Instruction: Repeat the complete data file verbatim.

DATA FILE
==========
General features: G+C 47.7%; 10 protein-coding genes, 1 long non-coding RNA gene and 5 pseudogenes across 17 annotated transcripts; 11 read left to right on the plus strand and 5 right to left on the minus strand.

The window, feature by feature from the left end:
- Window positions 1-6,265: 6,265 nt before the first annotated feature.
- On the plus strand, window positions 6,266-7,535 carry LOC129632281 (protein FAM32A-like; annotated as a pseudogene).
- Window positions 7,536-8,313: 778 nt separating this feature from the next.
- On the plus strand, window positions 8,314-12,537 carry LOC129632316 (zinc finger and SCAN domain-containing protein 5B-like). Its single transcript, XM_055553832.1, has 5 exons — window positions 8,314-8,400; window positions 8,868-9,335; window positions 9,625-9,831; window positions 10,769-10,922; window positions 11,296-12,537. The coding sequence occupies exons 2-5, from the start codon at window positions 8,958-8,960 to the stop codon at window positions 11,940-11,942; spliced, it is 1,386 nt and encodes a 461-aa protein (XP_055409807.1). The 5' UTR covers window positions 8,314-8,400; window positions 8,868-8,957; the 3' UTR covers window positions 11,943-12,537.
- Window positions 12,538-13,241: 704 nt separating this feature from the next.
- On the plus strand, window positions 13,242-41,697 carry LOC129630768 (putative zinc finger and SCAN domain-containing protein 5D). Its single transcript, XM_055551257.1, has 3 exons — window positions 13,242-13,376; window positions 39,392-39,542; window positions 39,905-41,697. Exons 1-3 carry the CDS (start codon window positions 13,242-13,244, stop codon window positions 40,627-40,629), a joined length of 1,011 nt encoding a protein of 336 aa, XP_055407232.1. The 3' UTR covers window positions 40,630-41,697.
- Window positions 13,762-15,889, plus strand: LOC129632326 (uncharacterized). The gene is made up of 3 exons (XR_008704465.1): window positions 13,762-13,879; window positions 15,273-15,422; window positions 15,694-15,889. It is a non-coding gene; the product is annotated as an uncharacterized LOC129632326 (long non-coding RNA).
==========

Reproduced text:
General features: G+C 47.7%; 10 protein-coding genes, 1 long non-coding RNA gene and 5 pseudogenes across 17 annotated transcripts; 11 read left to right on the plus strand and 5 right to left on the minus strand.

The window, feature by feature from the left end:
- Window positions 1-6,265: 6,265 nt before the first annotated feature.
- On the plus strand, window positions 6,266-7,535 carry LOC129632281 (protein FAM32A-like; annotated as a pseudogene).
- Window positions 7,536-8,313: 778 nt separating this feature from the next.
- On the plus strand, window positions 8,314-12,537 carry LOC129632316 (zinc finger and SCAN domain-containing protein 5B-like). Its single transcript, XM_055553832.1, has 5 exons — window positions 8,314-8,400; window positions 8,868-9,335; window positions 9,625-9,831; window positions 10,769-10,922; window positions 11,296-12,537. The coding sequence occupies exons 2-5, from the start codon at window positions 8,958-8,960 to the stop codon at window positions 11,940-11,942; spliced, it is 1,386 nt and encodes a 461-aa protein (XP_055409807.1). The 5' UTR covers window positions 8,314-8,400; window positions 8,868-8,957; the 3' UTR covers window positions 11,943-12,537.
- Window positions 12,538-13,241: 704 nt separating this feature from the next.
- On the plus strand, window positions 13,242-41,697 carry LOC129630768 (putative zinc finger and SCAN domain-containing protein 5D). Its single transcript, XM_055551257.1, has 3 exons — window positions 13,242-13,376; window positions 39,392-39,542; window positions 39,905-41,697. Exons 1-3 carry the CDS (start codon window positions 13,242-13,244, stop codon window positions 40,627-40,629), a joined length of 1,011 nt encoding a protein of 336 aa, XP_055407232.1. The 3' UTR covers window positions 40,630-41,697.
- Window positions 13,762-15,889, plus strand: LOC129632326 (uncharacterized). The gene is made up of 3 exons (XR_008704465.1): window positions 13,762-13,879; window positions 15,273-15,422; window positions 15,694-15,889. It is a non-coding gene; the product is annotated as an uncharacterized LOC129632326 (long non-coding RNA).